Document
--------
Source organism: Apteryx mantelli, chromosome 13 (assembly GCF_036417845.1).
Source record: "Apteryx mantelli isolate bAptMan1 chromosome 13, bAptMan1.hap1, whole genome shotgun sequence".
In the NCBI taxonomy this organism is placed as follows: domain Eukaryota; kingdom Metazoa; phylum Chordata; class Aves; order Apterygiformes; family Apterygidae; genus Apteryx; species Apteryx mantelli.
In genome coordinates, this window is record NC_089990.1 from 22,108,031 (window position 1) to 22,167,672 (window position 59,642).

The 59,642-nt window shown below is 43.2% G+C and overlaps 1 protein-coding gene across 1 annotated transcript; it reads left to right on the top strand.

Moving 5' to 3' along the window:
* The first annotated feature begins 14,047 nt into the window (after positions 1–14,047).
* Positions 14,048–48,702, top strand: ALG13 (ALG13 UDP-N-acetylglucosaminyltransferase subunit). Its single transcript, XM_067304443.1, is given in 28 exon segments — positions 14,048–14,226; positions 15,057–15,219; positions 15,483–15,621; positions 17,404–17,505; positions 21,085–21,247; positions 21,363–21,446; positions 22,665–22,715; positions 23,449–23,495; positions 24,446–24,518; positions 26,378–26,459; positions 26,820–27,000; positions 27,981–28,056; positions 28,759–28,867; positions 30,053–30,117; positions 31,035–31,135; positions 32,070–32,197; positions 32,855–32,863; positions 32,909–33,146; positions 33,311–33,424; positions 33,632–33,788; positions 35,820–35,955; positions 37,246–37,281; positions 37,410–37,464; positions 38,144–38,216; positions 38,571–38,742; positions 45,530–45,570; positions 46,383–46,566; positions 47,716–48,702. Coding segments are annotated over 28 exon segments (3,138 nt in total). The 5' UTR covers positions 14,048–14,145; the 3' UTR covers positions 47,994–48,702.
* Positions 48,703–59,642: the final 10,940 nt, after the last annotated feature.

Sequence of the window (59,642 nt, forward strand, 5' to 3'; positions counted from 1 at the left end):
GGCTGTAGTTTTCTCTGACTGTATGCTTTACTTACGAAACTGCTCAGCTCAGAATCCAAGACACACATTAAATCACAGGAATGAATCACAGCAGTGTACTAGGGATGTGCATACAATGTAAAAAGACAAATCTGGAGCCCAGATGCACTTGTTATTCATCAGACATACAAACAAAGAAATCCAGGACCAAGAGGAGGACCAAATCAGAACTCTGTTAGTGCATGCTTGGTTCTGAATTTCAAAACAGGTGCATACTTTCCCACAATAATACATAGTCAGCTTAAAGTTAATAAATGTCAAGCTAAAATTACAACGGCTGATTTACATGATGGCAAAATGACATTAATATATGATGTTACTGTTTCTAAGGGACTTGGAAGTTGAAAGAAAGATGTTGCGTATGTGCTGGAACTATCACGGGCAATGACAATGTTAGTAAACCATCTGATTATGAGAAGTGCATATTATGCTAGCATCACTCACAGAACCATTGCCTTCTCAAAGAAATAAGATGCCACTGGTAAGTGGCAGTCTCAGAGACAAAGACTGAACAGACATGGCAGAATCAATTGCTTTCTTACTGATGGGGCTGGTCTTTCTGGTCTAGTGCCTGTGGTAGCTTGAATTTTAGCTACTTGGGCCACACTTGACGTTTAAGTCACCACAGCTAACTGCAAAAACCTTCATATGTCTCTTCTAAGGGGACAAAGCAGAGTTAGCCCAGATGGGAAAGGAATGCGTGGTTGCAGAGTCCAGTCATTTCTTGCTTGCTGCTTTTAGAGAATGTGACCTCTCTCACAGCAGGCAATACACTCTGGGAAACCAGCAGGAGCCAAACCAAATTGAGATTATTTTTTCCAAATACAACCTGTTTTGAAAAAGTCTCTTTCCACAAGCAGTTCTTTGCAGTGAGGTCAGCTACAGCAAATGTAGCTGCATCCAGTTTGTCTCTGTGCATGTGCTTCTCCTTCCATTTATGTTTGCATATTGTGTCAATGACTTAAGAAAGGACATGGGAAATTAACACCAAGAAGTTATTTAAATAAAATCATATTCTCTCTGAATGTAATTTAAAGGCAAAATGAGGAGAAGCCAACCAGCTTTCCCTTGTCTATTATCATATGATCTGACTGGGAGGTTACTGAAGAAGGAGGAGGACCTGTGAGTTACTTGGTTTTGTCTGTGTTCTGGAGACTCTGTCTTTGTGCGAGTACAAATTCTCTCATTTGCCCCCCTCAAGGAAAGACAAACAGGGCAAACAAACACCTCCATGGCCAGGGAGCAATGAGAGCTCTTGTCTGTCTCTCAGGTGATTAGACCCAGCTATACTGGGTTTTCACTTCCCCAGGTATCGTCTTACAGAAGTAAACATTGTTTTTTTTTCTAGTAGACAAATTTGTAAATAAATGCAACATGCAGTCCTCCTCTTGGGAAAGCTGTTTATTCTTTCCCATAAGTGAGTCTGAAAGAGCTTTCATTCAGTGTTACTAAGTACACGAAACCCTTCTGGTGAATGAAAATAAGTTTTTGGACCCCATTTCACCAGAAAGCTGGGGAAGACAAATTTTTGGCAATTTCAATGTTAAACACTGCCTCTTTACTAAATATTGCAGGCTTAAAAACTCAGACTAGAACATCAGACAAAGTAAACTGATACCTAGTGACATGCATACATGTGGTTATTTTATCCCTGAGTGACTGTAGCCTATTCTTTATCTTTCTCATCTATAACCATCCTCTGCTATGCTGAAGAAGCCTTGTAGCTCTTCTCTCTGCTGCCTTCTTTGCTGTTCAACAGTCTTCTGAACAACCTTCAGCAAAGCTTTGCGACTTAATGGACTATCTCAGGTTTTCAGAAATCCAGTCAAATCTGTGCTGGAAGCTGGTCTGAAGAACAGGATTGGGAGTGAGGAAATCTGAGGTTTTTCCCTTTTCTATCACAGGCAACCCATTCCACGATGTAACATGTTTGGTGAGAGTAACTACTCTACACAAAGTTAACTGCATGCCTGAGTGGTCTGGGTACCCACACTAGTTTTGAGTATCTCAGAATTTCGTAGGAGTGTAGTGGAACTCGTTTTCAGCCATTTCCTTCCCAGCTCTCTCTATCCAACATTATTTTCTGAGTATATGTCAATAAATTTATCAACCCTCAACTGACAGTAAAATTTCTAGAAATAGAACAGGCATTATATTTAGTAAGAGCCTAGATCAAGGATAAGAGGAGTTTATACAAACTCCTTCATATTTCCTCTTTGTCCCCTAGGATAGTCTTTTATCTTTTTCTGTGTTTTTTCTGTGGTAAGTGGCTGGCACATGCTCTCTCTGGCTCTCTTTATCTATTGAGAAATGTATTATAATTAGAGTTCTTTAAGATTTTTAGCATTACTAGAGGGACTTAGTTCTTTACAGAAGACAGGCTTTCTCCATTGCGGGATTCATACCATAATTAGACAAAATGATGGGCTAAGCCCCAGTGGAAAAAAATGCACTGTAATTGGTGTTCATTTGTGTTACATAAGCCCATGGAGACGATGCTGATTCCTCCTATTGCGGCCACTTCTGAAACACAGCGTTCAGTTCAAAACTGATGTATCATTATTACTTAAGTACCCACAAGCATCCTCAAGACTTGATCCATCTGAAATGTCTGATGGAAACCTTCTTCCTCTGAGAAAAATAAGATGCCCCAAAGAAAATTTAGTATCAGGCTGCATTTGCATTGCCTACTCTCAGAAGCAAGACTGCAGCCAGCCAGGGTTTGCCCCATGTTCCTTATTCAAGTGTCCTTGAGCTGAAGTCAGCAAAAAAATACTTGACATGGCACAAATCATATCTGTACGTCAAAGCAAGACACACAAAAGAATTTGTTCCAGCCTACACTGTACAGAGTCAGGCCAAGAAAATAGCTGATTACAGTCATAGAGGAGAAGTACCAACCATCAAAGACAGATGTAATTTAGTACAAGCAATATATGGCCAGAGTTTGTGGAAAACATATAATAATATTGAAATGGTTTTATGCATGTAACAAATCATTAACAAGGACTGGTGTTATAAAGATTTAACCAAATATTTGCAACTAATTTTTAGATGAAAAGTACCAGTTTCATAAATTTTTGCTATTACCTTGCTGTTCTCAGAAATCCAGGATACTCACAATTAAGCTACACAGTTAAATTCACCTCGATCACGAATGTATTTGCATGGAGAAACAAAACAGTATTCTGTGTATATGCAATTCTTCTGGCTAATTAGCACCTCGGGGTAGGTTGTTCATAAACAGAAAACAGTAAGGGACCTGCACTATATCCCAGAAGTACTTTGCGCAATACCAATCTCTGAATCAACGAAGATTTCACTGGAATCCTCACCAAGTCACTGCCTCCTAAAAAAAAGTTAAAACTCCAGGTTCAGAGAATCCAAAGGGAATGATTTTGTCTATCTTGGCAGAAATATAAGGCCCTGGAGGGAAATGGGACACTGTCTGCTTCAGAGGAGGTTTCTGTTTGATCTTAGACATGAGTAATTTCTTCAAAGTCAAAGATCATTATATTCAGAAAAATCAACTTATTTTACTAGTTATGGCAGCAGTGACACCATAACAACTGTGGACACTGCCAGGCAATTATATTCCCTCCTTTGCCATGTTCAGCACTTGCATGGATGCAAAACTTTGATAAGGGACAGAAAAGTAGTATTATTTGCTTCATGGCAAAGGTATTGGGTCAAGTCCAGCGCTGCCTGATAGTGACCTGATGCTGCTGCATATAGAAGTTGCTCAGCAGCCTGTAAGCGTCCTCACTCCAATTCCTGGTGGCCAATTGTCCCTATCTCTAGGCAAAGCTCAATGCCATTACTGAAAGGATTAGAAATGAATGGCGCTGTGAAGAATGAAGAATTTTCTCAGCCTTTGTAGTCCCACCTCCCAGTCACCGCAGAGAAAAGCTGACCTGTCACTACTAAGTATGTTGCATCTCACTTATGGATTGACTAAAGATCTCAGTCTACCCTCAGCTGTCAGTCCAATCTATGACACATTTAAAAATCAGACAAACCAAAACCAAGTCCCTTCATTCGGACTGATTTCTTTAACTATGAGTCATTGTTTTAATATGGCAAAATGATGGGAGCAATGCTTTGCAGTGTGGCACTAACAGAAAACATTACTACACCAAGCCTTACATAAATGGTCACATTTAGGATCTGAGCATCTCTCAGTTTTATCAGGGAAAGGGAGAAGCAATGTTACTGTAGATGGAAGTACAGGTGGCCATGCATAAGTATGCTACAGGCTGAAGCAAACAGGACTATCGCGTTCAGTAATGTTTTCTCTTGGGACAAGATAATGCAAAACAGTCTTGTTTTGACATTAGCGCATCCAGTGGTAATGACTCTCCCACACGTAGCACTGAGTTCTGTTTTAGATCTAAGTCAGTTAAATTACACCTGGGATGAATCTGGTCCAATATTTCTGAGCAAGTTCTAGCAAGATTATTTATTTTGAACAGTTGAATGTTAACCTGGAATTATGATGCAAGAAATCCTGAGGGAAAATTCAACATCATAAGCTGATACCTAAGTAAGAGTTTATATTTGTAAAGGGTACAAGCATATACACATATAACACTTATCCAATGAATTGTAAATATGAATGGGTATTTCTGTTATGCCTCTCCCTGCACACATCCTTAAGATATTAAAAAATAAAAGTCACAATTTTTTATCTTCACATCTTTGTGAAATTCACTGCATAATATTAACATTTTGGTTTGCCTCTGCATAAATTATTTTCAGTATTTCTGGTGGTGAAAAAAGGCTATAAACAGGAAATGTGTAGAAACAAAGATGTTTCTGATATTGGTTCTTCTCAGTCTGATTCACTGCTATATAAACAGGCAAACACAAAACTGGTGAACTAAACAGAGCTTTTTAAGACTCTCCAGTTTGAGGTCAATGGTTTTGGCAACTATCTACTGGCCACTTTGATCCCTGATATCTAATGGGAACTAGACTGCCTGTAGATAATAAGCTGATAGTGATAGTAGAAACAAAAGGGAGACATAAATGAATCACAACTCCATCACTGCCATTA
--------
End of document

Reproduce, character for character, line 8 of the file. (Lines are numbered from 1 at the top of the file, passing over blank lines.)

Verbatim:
* Positions 14,048–48,702, top strand: ALG13 (ALG13 UDP-N-acetylglucosaminyltransferase subunit). Its single transcript, XM_067304443.1, is given in 28 exon segments — positions 14,048–14,226; positions 15,057–15,219; positions 15,483–15,621; positions 17,404–17,505; positions 21,085–21,247; positions 21,363–21,446; positions 22,665–22,715; positions 23,449–23,495; positions 24,446–24,518; positions 26,378–26,459; positions 26,820–27,000; positions 27,981–28,056; positions 28,759–28,867; positions 30,053–30,117; positions 31,035–31,135; positions 32,070–32,197; positions 32,855–32,863; positions 32,909–33,146; positions 33,311–33,424; positions 33,632–33,788; positions 35,820–35,955; positions 37,246–37,281; positions 37,410–37,464; positions 38,144–38,216; positions 38,571–38,742; positions 45,530–45,570; positions 46,383–46,566; positions 47,716–48,702. Coding segments are annotated over 28 exon segments (3,138 nt in total). The 5' UTR covers positions 14,048–14,145; the 3' UTR covers positions 47,994–48,702.